The battle rages over Cleveland's Public Square

(Downtown) - The Greater Cleveland Regional Transit Authority has released a study contending that reopening bus traffic through the center of Public Square would bring cost savings and added safety.

City Hall chief of operations Darnell Brown claims the report released by RTA is incomplete and doesn't not take into account the risk of a terror attack on the square. 

Cleveland Mayor Frank Jackson has maintained that keeping Superior Avenue at Public Square closed preserves the city's aesthetics and reduces a risk to crime. 

Cleveland Police Chief Calvin Williams says there is concern that terrorist might target Public Square because it is a meeting place for free speech, so it needs to be secured. 

Baldwin-Wallace University political science professor Dr. Tom Sutton believes Jackson may have the advantage at this point. 

However, Sutton says this could become a major political issue with the mayor running for re-election, and possible challenger Councilman Zack Reed fighting to reopen the square. 

Reed tells Newsradio WTAM 1100 the terrorism argument is a weak one, and says terrorists could strike anywhere in the city not just Public Square. 

The study conducted by K&J Safety and Security Consulting Services, contends that the closing has increased operational risks to vehicles, pedestrians, and the RTA around the perimeter of the square, and at five adjacent intersections, in addition to creating a choke point at the southern end of Ontario Street.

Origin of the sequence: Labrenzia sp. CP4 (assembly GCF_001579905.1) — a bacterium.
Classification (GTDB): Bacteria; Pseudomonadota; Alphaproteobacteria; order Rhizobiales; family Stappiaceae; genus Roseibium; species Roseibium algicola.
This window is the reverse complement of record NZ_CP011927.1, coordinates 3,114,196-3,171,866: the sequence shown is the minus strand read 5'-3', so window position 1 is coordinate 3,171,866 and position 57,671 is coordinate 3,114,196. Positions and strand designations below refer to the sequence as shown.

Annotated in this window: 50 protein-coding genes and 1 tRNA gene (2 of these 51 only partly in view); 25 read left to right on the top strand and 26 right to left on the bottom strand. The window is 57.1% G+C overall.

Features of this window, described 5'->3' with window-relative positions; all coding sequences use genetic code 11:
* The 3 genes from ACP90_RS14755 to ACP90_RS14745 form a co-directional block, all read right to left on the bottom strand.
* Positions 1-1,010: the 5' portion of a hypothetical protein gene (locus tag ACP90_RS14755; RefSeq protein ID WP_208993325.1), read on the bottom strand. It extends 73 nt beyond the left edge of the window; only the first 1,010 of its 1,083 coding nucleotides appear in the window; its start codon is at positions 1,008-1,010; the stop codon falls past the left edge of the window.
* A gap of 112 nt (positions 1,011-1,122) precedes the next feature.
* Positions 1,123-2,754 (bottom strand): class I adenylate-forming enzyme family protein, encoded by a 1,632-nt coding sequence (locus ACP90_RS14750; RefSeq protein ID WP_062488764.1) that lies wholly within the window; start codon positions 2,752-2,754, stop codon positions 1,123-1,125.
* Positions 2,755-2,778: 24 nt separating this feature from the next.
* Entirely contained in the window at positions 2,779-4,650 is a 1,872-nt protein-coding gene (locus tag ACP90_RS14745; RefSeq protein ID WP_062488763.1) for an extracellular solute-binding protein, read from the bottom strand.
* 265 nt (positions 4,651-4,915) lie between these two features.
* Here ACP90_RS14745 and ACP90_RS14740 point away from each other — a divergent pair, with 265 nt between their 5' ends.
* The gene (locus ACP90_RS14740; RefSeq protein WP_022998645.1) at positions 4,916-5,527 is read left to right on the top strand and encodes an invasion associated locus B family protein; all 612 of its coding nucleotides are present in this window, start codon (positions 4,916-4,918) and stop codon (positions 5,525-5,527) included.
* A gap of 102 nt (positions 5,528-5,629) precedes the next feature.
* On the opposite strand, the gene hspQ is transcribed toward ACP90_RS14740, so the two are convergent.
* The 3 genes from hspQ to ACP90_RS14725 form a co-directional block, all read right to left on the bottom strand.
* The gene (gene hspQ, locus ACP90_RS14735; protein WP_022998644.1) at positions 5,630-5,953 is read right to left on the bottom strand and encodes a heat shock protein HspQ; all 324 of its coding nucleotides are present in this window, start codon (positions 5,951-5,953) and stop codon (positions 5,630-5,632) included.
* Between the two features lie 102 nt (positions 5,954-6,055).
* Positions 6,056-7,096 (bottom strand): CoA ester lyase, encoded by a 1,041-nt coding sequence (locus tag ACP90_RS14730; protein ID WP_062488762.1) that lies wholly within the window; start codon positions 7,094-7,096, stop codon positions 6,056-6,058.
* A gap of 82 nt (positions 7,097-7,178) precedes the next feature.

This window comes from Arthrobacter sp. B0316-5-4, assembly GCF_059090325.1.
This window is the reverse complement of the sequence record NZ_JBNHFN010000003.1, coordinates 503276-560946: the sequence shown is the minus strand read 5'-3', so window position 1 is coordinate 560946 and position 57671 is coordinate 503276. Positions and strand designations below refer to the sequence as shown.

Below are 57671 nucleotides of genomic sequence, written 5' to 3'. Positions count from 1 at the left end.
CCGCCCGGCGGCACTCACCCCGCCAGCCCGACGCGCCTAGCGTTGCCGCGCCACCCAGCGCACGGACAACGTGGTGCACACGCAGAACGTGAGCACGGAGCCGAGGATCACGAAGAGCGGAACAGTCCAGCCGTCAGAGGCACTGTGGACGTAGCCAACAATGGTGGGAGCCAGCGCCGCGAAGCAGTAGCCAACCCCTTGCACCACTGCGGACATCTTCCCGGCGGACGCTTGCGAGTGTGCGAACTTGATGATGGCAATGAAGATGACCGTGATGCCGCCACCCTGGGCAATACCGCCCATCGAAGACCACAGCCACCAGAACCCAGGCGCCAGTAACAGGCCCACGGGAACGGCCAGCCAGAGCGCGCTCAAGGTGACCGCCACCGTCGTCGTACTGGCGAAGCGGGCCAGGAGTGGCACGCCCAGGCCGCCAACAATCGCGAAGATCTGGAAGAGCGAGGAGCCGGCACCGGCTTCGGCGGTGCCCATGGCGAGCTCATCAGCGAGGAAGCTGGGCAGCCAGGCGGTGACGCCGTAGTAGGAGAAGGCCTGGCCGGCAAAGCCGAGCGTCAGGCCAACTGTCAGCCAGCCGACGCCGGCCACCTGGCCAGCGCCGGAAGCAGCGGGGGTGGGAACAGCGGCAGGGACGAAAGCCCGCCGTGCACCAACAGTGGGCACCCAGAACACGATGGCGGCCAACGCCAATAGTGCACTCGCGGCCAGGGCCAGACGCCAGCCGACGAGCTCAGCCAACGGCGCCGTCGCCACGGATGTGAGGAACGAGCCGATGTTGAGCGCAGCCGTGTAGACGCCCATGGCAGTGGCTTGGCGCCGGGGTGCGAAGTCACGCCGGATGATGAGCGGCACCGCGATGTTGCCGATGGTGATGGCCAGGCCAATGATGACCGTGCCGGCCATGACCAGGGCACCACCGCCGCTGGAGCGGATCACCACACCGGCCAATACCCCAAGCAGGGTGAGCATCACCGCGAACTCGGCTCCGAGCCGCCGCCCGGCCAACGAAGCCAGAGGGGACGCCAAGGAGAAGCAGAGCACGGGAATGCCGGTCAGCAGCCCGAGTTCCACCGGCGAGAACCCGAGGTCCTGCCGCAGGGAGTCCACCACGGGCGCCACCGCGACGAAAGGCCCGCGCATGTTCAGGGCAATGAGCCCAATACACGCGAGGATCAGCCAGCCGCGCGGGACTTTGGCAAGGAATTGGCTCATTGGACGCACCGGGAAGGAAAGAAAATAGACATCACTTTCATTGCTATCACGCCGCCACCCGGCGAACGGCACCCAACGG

The study also maintains that the closure adds an extra $805,300 in operating costs to RTA. However, K&J admitted that costs could be reduced to $223,000 by improving 16 intersections. 

RTA wants the square reopened to bus traffic because the agency had received $12 million in federal funding for a project that established a downtown transit zone. 

The federal transit administration says the RTA isn’t upholding its end of the deal because buses are not allow to cross Public Square, and wants that funding returned. 

Reed agrees that the city made a deal with the feds and now they must live up to their obligations and open the square.

(Photos by Ken Robinson/WTAM)

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